Have there always been “summer movies”?

Summer Glau was born in 1981, so in that respect, no.

If time is a construct introduced by humans because they don’t have the ability to see the totality of action in an absolute universal sense, then yes. Everything has always been and will always be, including summer movies.

In the more limited sense of U.S. cinema, my thoughts before turning to Google:

Before television, movies were produced and released in a constant flow. There were seasonal inflections caused by the advent of holidays such as Christmas. Whether release considerations went beyond that, I don’t know. But I doubt it.

With television came the concept of TV summer reruns. It may be that the studios regarded this fallow TV period as a time to introduce especially attractive movies. No data in my memory bank on this.

Also, in the late 50s and early 60s, the first baby-boomers entered their teen years. Hence, movies like Where the Boys are (1960) and the Funicello/Avalon beach-blanket movies, such as Beach Blanket Bingo (1965), were made. Perhaps these youth-targeted movies were introduced in the summer months. Could be wrong.

The summer movies that I’m considering here are seasonal offerings aimed at a youthish demo. Summer blockbusters are a whole different animal, from both marketing and genre perspectives, targeted even more tightly at the teen demo, with, also, the world market in mind. Summer blockbusters were invented with Jaws in 1975.

Finally, off the subject, I’m thinking of adults who are recently out of school and in the workforce and who now no longer have a clear concept of “summer,” as their year blends together for them with a vacation or two thrown in at arbitrary times – as opposed to youth free from school for several hopefully halcyon months. For such adults, if there were summer movies, perhaps now there aren’t, at least until kids of their own come along.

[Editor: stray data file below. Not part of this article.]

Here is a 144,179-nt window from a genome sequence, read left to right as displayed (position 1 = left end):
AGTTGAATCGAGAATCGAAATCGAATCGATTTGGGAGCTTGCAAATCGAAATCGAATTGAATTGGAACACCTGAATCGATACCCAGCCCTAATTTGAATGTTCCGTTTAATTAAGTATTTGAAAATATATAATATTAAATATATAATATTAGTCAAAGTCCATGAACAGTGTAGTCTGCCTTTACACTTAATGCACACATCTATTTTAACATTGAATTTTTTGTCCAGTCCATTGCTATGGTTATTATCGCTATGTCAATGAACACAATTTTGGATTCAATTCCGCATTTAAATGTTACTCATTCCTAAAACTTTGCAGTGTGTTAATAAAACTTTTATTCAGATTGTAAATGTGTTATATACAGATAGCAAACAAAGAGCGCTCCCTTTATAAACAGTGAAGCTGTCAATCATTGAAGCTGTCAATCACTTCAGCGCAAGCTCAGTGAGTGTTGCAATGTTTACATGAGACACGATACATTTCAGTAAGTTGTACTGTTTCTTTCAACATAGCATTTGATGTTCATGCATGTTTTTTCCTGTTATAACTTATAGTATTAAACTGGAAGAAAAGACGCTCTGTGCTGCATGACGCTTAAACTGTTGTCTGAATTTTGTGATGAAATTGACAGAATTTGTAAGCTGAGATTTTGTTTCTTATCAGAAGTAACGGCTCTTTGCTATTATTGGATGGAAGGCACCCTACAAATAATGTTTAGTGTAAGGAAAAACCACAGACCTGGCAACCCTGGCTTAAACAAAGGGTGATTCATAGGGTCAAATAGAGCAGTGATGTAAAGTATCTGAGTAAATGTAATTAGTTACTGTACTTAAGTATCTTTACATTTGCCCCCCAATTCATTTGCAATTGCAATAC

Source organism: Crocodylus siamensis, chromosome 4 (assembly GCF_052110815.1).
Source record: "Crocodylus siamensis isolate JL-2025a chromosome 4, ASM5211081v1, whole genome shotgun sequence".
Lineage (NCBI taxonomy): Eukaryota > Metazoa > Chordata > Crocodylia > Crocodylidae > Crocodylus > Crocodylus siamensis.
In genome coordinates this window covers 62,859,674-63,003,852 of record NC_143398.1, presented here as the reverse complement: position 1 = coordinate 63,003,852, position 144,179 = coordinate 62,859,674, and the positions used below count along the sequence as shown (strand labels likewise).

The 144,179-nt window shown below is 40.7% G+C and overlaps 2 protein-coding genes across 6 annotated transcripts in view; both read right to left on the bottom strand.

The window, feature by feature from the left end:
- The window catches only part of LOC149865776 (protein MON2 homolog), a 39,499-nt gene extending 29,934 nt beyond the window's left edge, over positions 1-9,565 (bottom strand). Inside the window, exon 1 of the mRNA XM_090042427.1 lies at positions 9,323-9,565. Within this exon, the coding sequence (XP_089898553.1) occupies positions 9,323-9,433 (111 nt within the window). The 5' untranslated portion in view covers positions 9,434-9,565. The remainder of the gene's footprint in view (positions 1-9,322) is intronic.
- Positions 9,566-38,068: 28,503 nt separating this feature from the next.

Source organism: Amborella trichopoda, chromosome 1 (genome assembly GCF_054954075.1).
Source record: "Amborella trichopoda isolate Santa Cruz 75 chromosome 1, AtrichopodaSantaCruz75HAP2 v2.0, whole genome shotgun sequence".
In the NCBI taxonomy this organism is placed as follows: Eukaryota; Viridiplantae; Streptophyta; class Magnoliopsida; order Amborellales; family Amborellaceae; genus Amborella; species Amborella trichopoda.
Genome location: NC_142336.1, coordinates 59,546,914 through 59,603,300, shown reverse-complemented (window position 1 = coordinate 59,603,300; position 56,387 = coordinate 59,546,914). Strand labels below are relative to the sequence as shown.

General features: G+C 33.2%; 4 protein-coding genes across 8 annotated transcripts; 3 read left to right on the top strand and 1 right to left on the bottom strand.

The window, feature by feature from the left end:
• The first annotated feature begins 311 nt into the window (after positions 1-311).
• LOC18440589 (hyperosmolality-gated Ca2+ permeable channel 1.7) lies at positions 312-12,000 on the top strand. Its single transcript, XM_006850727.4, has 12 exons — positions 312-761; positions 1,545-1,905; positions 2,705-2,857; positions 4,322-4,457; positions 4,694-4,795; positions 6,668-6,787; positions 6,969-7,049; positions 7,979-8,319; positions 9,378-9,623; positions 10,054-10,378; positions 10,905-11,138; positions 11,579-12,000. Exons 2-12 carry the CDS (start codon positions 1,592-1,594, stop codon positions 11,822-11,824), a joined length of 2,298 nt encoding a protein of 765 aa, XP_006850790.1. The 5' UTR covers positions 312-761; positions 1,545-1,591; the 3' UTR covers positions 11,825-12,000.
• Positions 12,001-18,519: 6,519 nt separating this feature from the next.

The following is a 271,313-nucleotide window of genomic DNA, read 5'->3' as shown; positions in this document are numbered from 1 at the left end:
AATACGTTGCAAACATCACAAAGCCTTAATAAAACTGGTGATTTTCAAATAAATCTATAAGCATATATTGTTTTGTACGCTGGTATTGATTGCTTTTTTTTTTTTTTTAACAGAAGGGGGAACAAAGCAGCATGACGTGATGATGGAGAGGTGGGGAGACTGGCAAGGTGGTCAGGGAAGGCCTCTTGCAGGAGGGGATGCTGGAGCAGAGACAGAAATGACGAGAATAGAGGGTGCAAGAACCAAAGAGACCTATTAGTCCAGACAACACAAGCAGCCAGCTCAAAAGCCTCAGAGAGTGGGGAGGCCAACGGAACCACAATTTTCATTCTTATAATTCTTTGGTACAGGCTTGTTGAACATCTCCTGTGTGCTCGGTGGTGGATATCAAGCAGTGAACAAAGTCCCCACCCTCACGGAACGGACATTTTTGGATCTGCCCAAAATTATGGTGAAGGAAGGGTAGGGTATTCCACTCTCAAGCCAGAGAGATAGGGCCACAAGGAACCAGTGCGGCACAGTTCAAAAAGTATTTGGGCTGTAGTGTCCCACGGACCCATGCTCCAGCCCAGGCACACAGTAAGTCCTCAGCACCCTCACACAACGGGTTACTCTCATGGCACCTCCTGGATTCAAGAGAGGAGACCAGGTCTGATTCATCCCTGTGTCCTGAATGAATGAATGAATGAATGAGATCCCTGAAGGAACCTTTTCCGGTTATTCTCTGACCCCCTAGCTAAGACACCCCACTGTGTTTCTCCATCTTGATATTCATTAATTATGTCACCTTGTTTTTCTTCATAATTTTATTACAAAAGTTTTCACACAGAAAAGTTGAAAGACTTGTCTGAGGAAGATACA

Turning to Google:

So much for my thoughts above. “Where the Boys Are” is a classic movie about summer, but its release date was three days after Christmas. “Beach Blanket Bingo” was released in April. So movies about summer and movies released in summer are two different things. Wet Hot American Summer (2001) came out in the summer. Random? Endless Summer (1966) was released in August in Japan. Ok. I know nothing about the relationship between “release” and “opening,” or why a movie would be released first in Japan. You can explain all this to me in a comment or guest post. Or not.

Now I’m thinking that there is no special seasonal-release category for summer movies (movies released in the summer), only for “summer blockbusters.”

There have not always been summer blockbusters. “Jaws” represents a change in Hollywood’s business model. Gone with the Wind (1939)  was released in January. Ben Hur (1959) in December. Old-fashioned blockbusters.

So, bottom line, there have not always been movies about summer  that were released specifically in summer; but there have always been movies about summer – a summer-movie genre. Let me see if I can turn up some titles from the 30s and 40s.  Blondie Takes a Vacation (1939). Summer Bachelors (1926). Say, here’s a summer-camp movie rated 8.9 in IMBD: Thrill of a Lifetime (1937), with Ben Blue, Judy Canova, and Betty Grable. Uh oh. Frank Nugent in the NYT: “You have, in point of accuracy, an insipid concoction of sour japes and flat romantics which Fanchon (of Fanchon & Marco) has strung together like one of her old stage shows at the Roxy.” Oh, well. Would movies about county fairs count?